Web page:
Why restore disturbed or contaminated lands?
Habitat preservation is key to an ecosystem's health and well-being, and there is a growing awareness that restoration is essential to recover ecosystems that have been degraded or destroyed. Furthermore, contaminated or disturbed sites that have been restored are once again available for public use and enjoyment
The public's interest in the renewal of natural ecosystems has grown steadily during the past few decades. EPA's Superfund Redevelopment Program assists communities in returning some of the nation's worst hazardous waste sites to safe and productive uses. While the Agency works to protect human health and the environment, EPA also works with communities and other partners to consider future uses for restored Superfund sites. Many sites are now being used as parkland, agricultural land, residences and commercial space.
Ecological reuse can be incorporated into site remediation plans for Superfund sites because it provides habitat for wildlife and is not considered beautification or enhancement. Returning contaminated sites to beneficial use not only allows local communities to reclaim lost land – it can also lead to increased property values, a higher tax base, and protected open space. In addition, when local interests have a stake in the revitalized property, the chances are greater for continued productive use.
Benefits of Ecological Land Reuse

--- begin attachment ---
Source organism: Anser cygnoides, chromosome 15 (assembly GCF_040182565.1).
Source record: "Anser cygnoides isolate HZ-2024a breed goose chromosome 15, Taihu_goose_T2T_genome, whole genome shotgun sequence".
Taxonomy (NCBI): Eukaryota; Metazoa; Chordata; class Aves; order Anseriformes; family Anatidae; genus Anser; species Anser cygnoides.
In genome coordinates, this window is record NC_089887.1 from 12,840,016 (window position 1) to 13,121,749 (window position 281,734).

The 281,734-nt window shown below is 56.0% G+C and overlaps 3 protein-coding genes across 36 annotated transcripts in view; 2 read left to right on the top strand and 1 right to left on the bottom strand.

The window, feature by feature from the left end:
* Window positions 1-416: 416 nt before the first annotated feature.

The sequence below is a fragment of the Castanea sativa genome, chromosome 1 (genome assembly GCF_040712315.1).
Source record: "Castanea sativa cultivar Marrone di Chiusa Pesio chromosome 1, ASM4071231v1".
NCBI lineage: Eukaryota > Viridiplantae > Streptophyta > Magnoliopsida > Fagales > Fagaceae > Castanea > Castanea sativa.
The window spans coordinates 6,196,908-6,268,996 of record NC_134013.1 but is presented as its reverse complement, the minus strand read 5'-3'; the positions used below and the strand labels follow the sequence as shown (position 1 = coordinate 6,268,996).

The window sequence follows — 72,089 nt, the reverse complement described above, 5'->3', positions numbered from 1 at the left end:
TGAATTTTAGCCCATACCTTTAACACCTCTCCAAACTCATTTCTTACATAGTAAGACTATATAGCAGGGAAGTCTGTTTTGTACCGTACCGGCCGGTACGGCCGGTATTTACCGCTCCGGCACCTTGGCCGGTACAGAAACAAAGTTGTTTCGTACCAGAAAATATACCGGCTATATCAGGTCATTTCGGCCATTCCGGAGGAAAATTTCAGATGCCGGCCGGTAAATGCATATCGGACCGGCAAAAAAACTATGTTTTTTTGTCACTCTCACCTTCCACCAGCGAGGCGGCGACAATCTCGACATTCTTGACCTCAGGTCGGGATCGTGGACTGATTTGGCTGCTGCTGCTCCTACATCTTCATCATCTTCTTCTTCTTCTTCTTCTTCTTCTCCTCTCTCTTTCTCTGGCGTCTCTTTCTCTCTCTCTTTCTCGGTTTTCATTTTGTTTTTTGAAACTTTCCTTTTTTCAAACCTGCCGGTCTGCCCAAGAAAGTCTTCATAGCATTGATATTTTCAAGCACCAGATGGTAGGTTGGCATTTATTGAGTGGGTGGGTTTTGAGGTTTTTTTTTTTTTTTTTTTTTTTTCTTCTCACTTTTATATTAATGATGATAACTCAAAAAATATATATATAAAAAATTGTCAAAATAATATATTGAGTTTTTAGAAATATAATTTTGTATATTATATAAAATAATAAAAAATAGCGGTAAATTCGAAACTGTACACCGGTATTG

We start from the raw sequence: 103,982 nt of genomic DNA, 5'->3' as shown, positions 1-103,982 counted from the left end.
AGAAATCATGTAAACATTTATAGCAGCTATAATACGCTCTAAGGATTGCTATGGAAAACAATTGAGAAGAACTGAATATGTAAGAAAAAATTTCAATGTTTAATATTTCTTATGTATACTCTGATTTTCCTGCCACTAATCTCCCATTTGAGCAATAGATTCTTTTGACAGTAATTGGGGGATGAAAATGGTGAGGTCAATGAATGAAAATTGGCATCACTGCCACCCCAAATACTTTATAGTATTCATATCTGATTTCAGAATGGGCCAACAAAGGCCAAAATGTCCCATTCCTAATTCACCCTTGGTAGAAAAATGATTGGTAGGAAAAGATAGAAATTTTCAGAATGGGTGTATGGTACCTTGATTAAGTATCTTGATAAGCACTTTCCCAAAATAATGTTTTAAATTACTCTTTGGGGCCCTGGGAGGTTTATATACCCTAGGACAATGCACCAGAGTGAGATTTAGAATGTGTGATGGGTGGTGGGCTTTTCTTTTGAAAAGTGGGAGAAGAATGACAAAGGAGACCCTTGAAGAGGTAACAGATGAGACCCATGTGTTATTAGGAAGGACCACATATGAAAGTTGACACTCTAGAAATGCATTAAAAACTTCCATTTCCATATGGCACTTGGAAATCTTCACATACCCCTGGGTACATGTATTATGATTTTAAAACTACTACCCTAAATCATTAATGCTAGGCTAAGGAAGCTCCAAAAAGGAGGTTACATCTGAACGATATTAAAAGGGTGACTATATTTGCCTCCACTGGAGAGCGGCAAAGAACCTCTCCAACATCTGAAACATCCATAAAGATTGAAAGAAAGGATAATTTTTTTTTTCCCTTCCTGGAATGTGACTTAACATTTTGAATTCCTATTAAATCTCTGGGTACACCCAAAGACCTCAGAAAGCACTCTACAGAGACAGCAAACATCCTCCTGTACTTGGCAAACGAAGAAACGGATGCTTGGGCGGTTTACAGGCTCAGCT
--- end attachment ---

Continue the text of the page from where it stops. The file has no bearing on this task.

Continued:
- Provides wildlife habitat
- Sequesters carbon
- Remediates and beneficially reuses damaged lands
- Improves property values
- Improves image
- Reduces wind and water erosion of contaminants
- Protects water resources
- Creates green spaces and corridors
- Improves the community by removing stigma associated with prior waste sites
Why are ecosystems important to ecological land reuse?
Project managers seeking to return a contaminated site to a safe and productive use should look not only to the future of the site; but also consider its past structure and function by looking at the site as an ecosystem – a dynamic environment of living organisms and non-living matter intricately connected by energy and nutrient flows.
Many reuse projects focus solely on manipulating certain elements, such as soil, vegetation, and hydrology, with little attention paid to the links between these and the broader landscape and biosphere. Such actions may not necessarily address all of the ecosystem's needs. Other living organisms, such as insects, wildlife, and microorganisms also form an integral part of the system and must be accounted for, if possible, for the system to flourish. For example: many of the native flowering plant species in the United States rely on bees, hummingbirds or other pollinators to help them reproduce and disperse across the landscape. The flowers and the hummingbird have a symbiotic relationship that benefits them both – the flower produces nectar that the hummingbird feeds on, and the hummingbird carries pollen from one flower to the next, allowing it to reproduce. If a degraded site is repopulated with native wildflowers, but no pollinators are introduced into the site, the native plants may die out and be replaced by invasive species. In order to maintain desired levels of native plant diversity, the restoration and reuse process therefore must ensure that an adequate level of pollinator species is present.
Ecosystem-based reuse can be an important aspect of many remediation projects. If the goal is to return a site to a close approximation of its natural, pre-disturbance state, then an ecosystem-based approach is essential. This approach will ensure that the newly restored site once again becomes an integral part of its environment. More information can be found here: Climate Change and Ecosystems.